Archives For Missional

I have been listening (via Audible) and reading again through Robert Coleman’s classic book, The Master Plan of Evangelism. It has been over a decade since I last read it, and I am finding more and more jewels than before (hopefully a sign of discernment). This morning, I came across a profound observation from the ministry and method of Jesus in shaping and forming his disciples. In his chapter on “Supervision,” Coleman writes:

Here is on-the-job training at its best. Jesus would let his followers have some experience or make some observation of their own, and then he would use this as a starting point to teach a lesson on discipleship. The fact that they tried to do his work, even though they have failed at it, gave them greater awareness of their deficiencies, and hence they were more disposed to the Master’s correction. Moreover, their encounter with life situations enabled Jesus to pinpoint his teachings on specific needs and to spell it out in the concrete terms of practical experience. We always appreciate an education more after we have had the opportunity to apply what we have learned (96).

Jesus’ method of instruction and training was intensely practical. He employed his disciples in the work, and quite often they failed in it or did not understand the life Jesus was calling them to embrace. Having been confronted with repeated failure and disappointment, the disciples learned humility and greater dependence upon their Master. Being conformed into the image of Jesus meant a constant chipping away at their lives so their thoughts, desires, and actions were brought into complete submission to the way and will of their Master.

I find this method of Jesus rather foreign to current methods of training and discipleship today.

For example, when someone trained for leadership in the local church is told they should go to Bible college or seminary, they are brought into an environment of the classroom where they gain a considerable amount of knowledge. But where is the intensely practical training? Where is the opportunity to fail? Where is the molding and shaping of everyday life where they model their teacher? When these are absent, what we find is disciples to correcting others rather than being corrected by their Master. Because they know more, the “practical application” is exercising that knowledge to make a point, win an argument, or demonstrate their superior intellect – all manifestations of spiritual pride.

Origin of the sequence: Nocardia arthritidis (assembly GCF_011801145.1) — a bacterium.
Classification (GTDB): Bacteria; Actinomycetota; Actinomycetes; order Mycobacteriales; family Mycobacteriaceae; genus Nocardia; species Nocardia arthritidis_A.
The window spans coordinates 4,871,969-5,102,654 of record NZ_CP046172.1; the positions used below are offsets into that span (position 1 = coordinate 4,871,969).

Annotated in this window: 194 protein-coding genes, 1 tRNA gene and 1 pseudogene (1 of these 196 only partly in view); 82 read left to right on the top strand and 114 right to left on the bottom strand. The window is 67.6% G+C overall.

One of the reasons we do not have a movement of disciple-making in America is because we have bought into methods of training different from our Master. We are setting ourselves up for failure, and when we wonder why evangelism and disciple-making are waning, we ask those in the classroom to hold a conference or present a lecture on evangelism and disciple-making.

What we need are a bunch of failures who have stubbornly continued in deeper and deeper levels of humility to follow Jesus in his ways of loving people and sharing the gospel in everyday life. We need practitioners who view the front yard as their classroom, the neighbors as their disciples, and their community as their mission field. We need people who have felt the cuts and bruises of daily conformity to the ways of Jesus as their pursue the kingdom of God and pray it down in their hearts.

Where are these people today?

We need them.

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“Clearly Jesus did not leave the work of evangelism subject to human impression or convenience. To his disciples it was a definite command, perceived by impulse at the beginning of their discipleship, but progressively clarified in their thinking as they followed him, and finally spelled out in no uncertain terms. No one who followed Jesus very far could escape this conclusion. It was so then; it is so today. Christian disciples are sent men and women—sent out in the same work of world evangelism to which the Lord was sent, and for which he gave his life. Evangelism is not an optional accessory to our life. It is the heartbeat of all that we are called to be and do. It is the commission of the church that gives meaning to all else that is undertaken in the name of Christ.” – Robert Coleman, The Master Plan of Evangelism

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Evangelism is not an optional accessory to our life.

“Now those who were scattered went about preaching the Word.” – Acts 8:4
“Now those who were scattered because of the persecution that arose over Stephen traveled as far as Phoenicia and Cyprus and Antioch…” – Acts 11:19

Those who read the book of Acts will notice the influence of two major churches: the church in Jerusalem and the church in Antioch. Jerusalem was the city where the New Testament church started through the preaching of Peter at Pentecost, and Antioch became the missionary sending center for Paul and Barnabas throughout the Gentile world. But there is an amazing connection between these two churches that can get easily overlooked while reading about Stephen’s martyrdom, Paul’s conversion, and Peter’s dreams. It’s the ordinary life on mission from the no-named army of disciples who preached Jesus everywhere they went.